The Dutch road obstacles and gusting crosswinds both played their part as Team Sky suffered another hugely unfortunate day at the Giro d'Italia.
The squad had been riding solidly at the front of the peloton for most of the stage but things took a turn for the worse when four of the team, including Bradley Wiggins, were involved in a crash just 10 kilometres from the finish line.
By the time that quartet had made it back onto their bikes the lead group were over three minutes in front and Quick-Step's Wouter Weylandt eventually sprinted to victory ahead of Graeme Brown (Rabobank) and Robert Förster (Milram).
Pink jersey holder Cadel Evans (BMC Racing) was also caught up in that same decisive crash, and although he reduced the gap between himself and Weylandt to 43 seconds at the end, it was not enough to retain his overall lead.
Alexandre Vinokourov took over from Evans at the top of the general classification, with Richie Porte (Saxo Bank) on the same time as the Astana rider in second place, and David Millar (Garmin) third.
Calm before the storm
Clear and calm conditions in Amsterdam at the start of the day had belied what was to come as Jérôme Pineau (Quick-Step), Olivier Kaisen (Omega Pharma-Lotto) and Tom Stamsnijder (Rabobank) formed an early breakaway.
That trio temporarily built a lead of six minutes on the bunch but had been hauled back by the time the riders reached the coastline at Ouddorp.
From then on the winds picked up considerably and splintered the peloton into several groups, with those caught towards the back of the field being forced to battle frantically just to stay in touch.
Garmin's Christian Vande Velde was one high-profile casualty to emerge from that blustery section and was forced to quit the race entirely after picking up a serious collarbone injury in one of several crashes along the seafront.
Team Sky had appeared to be out of danger at the very head of the field, but any hopes of a stage win came to an abrupt halt when Wiggins, Dario Cioni, Mathew Hayman and Chris Sutton were all sent tumbling on a tight left-hand corner.
While Michael Barry and Steve Cummings were called back to assist their team-mates, Evans battled his way back into the second group, but the world champion's efforts to retain the maglia rosa ultimately proved fruitless with Vinokourov benefiting greatly from his own trouble-free ride.
Greg Henderson led Team Sky home in the same group as Evans, with Wiggins, Barry, Sutton, Cioni, Hayman and Cummings all crossing the line together, three minutes and 59 seconds off the pace.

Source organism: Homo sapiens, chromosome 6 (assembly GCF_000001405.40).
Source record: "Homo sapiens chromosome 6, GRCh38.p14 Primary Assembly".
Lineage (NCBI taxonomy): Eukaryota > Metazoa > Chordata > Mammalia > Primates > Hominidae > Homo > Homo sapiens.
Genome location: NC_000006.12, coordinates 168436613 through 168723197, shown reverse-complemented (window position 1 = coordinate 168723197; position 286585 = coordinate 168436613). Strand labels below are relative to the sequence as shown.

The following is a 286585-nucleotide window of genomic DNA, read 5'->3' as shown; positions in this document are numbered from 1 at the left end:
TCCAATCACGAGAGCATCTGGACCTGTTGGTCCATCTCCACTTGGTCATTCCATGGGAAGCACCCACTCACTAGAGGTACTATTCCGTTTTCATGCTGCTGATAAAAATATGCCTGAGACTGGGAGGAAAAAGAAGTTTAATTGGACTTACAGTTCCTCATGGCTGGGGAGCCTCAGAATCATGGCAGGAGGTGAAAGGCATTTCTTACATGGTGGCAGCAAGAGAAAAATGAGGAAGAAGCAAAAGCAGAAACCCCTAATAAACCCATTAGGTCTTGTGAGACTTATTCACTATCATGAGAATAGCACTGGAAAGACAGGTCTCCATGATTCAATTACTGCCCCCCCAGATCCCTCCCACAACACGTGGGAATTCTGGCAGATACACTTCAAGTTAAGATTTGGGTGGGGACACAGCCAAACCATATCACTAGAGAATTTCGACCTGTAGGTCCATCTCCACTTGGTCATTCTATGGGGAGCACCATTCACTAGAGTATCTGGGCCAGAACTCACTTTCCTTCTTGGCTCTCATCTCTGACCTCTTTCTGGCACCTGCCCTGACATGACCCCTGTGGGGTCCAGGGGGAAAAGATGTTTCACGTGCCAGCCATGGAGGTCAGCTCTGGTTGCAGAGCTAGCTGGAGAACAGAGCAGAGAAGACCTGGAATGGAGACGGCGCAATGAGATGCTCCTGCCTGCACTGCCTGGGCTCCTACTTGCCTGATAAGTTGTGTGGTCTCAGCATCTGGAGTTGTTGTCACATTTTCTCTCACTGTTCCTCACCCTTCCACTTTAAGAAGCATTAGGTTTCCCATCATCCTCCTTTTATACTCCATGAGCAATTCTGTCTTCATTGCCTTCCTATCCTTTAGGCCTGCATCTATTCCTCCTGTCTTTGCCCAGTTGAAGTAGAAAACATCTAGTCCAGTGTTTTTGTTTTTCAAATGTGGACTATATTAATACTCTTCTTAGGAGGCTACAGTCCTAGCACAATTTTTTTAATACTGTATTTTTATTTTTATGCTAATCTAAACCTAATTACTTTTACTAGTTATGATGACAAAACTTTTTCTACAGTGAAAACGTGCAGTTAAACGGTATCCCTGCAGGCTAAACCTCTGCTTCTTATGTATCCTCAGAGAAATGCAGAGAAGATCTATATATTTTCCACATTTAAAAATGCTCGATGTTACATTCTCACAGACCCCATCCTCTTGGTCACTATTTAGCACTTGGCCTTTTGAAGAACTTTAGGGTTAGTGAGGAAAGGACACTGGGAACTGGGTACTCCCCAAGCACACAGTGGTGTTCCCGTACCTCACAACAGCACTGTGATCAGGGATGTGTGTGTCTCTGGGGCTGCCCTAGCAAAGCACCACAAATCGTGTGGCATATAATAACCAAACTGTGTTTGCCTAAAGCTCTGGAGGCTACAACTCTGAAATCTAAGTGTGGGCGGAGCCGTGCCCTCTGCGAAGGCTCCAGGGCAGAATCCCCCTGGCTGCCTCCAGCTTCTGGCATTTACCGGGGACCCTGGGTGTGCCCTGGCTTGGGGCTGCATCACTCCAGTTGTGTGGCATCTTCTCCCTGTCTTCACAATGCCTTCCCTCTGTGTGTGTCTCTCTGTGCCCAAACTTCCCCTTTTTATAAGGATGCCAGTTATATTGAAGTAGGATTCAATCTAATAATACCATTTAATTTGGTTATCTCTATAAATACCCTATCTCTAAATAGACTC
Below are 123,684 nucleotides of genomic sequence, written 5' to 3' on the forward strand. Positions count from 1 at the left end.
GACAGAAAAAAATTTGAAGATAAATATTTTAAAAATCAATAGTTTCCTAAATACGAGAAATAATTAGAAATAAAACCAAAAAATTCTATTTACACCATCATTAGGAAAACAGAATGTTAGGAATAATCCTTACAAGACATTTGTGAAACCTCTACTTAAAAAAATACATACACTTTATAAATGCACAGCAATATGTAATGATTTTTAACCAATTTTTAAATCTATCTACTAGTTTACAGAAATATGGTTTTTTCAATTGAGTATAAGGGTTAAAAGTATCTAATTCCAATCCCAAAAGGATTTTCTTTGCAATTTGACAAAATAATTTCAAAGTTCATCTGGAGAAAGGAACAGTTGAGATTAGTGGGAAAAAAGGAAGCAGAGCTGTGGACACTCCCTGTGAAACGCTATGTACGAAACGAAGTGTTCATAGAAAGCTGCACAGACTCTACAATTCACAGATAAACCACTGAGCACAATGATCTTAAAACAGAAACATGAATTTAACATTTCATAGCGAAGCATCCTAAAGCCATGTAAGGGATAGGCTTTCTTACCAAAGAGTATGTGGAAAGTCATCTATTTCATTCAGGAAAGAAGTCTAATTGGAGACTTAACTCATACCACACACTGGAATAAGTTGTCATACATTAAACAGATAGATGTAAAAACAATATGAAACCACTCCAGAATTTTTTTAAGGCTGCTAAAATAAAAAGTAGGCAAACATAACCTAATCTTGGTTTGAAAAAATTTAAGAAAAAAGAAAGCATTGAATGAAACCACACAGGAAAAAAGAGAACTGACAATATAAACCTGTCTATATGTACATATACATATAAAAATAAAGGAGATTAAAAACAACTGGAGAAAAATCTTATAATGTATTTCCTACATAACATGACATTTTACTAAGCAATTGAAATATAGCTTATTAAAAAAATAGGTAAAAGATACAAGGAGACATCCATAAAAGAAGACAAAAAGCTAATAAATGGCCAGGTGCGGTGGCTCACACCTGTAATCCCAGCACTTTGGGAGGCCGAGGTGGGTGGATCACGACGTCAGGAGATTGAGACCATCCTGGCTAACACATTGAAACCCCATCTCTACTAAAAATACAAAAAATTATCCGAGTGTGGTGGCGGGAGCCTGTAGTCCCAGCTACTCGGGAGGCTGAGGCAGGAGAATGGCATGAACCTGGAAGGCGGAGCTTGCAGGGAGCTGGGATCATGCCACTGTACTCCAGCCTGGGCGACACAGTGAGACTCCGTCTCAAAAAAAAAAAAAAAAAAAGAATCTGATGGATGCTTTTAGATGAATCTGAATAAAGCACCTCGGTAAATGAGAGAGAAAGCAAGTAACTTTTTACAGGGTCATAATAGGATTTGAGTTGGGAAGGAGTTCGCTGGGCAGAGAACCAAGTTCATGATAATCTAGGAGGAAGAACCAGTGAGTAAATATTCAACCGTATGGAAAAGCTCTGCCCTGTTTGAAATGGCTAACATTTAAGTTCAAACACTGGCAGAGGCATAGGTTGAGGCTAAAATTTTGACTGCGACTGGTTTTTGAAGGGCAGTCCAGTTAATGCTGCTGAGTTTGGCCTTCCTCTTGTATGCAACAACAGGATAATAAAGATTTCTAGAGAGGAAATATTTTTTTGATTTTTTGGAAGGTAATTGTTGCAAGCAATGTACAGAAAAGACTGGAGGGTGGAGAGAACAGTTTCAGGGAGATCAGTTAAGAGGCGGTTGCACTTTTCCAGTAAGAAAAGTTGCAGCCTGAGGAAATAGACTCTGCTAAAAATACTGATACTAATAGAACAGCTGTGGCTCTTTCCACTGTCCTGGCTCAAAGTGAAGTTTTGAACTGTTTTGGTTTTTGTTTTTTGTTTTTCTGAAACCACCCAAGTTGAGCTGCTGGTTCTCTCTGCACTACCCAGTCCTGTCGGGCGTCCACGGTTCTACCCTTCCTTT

Ellingworth hails early efforts
After the stage, race coach Rod Ellingworth was philosophical about the way events had transpired, and was pleased to report no-one from Team Sky had suffered any serious injuries as a result of that late accident.
He told us: "Up until the closing stages everyone in the team had ridden really well. We had seven riders in that front group and I think the crash came down to a tricky corner tightening up on them.
"From what I understand, Mat Hayman was the first man down and that caused a domino effect behind. No-one could do anything about it and the whole incident was really unfortunate.
"Bradley was probably the worst affected - he's given himself a right old whack - and CJ [Sutton] might have to have stitches in his leg, but they are all OK considering and thankfully there's nothing more serious to report."
As soon as the riders made it back onto the team bus they were whisked away to the airport to catch a flight down to Italy - where the tour will resume on Wednesday.
Ellingworth admits the team may now have to reassess their plans for the next few days but insists the riders will be central to any decisions.
He added: "Once we get off the plane we'll get checked into our hotel and see how the lads are feeling. On Tuesday we have a training session planned but we will assess the situation in the morning and take things from there.
"As for the team time trial on Wednesday, it's a similar story. We will keep things flexible and see what happens."